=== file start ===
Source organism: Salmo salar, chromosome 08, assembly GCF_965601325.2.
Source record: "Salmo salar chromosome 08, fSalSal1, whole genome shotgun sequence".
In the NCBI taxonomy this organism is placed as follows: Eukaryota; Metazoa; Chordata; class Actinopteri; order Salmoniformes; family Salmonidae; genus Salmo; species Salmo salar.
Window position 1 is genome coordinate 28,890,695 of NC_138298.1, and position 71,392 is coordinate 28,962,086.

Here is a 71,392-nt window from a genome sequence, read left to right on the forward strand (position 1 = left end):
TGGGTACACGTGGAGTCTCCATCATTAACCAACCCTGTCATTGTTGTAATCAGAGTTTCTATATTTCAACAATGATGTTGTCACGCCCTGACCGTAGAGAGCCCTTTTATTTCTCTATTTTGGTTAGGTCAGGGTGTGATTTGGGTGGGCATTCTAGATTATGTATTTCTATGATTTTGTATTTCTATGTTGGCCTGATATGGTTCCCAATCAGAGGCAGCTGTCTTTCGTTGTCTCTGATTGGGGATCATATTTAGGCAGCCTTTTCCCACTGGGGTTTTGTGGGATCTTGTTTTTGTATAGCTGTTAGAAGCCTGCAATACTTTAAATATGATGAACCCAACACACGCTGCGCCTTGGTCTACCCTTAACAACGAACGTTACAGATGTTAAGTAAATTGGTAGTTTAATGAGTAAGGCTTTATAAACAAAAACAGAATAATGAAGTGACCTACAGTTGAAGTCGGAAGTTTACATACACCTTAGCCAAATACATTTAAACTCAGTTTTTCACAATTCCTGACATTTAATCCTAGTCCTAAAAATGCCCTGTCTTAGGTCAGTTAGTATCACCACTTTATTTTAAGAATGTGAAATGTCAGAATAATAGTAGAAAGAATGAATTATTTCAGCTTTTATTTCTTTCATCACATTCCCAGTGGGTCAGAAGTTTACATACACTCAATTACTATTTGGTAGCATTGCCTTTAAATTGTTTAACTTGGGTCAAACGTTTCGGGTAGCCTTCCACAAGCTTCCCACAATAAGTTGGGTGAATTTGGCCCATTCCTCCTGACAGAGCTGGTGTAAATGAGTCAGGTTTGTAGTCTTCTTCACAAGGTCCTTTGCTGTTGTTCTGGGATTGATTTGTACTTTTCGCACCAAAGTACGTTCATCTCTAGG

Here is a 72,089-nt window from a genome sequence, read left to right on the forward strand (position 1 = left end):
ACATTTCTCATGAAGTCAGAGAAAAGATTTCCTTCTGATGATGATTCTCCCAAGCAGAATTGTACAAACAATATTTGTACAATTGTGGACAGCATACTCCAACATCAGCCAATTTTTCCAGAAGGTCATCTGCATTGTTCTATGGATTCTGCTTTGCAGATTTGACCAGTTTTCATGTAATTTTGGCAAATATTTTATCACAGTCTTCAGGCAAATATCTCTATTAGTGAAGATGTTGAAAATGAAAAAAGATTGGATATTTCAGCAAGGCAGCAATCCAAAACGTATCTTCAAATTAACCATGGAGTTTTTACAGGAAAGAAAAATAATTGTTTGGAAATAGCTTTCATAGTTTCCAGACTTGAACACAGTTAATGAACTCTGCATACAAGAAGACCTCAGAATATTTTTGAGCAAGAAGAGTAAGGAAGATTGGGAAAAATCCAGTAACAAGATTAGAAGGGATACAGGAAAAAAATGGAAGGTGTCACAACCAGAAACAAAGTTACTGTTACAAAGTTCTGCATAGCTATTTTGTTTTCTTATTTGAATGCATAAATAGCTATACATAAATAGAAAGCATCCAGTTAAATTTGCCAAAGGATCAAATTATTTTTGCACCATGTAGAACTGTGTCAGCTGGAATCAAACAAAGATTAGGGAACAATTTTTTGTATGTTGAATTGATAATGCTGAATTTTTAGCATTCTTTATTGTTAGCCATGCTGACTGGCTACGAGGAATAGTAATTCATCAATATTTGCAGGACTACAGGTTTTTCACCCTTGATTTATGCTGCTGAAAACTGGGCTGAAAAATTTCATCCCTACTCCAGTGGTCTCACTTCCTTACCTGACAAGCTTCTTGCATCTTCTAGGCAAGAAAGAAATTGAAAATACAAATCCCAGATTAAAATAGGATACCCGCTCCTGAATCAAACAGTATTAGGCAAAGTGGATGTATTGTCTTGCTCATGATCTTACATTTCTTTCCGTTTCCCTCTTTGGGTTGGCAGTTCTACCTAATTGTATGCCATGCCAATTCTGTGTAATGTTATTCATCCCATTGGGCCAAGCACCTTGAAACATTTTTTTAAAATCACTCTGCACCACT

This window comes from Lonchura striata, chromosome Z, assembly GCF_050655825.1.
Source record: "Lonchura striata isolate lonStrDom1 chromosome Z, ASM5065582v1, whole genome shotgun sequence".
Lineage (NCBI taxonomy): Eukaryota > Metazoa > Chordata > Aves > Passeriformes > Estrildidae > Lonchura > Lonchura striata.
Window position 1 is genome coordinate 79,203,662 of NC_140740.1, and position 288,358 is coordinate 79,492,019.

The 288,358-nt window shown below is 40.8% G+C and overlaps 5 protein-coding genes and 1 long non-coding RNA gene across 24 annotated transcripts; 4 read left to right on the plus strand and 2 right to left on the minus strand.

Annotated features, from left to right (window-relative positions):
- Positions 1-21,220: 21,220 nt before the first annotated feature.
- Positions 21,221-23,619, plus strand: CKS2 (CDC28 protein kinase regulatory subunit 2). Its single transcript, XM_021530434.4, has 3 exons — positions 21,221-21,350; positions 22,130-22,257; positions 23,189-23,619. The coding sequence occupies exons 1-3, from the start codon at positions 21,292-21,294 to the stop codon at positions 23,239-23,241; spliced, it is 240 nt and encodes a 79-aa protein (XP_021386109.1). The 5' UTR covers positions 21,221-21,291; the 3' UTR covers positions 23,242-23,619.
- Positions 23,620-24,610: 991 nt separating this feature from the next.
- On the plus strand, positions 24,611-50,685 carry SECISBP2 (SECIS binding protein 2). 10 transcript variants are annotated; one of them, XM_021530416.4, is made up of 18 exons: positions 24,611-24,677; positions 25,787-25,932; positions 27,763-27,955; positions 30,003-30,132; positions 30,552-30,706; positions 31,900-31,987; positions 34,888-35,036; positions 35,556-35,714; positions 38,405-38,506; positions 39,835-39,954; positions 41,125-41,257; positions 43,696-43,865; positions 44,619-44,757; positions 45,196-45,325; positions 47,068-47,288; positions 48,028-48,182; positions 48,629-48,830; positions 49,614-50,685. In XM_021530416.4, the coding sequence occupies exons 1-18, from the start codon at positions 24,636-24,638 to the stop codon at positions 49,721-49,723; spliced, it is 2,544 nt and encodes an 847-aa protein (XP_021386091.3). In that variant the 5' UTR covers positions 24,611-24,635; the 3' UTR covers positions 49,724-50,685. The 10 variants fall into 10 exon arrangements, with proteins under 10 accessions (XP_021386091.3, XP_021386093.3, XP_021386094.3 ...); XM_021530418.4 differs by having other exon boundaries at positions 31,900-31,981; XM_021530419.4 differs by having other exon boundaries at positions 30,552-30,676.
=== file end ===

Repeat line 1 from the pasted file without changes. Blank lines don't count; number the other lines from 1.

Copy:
Source organism: Salmo salar, chromosome 08, assembly GCF_965601325.2.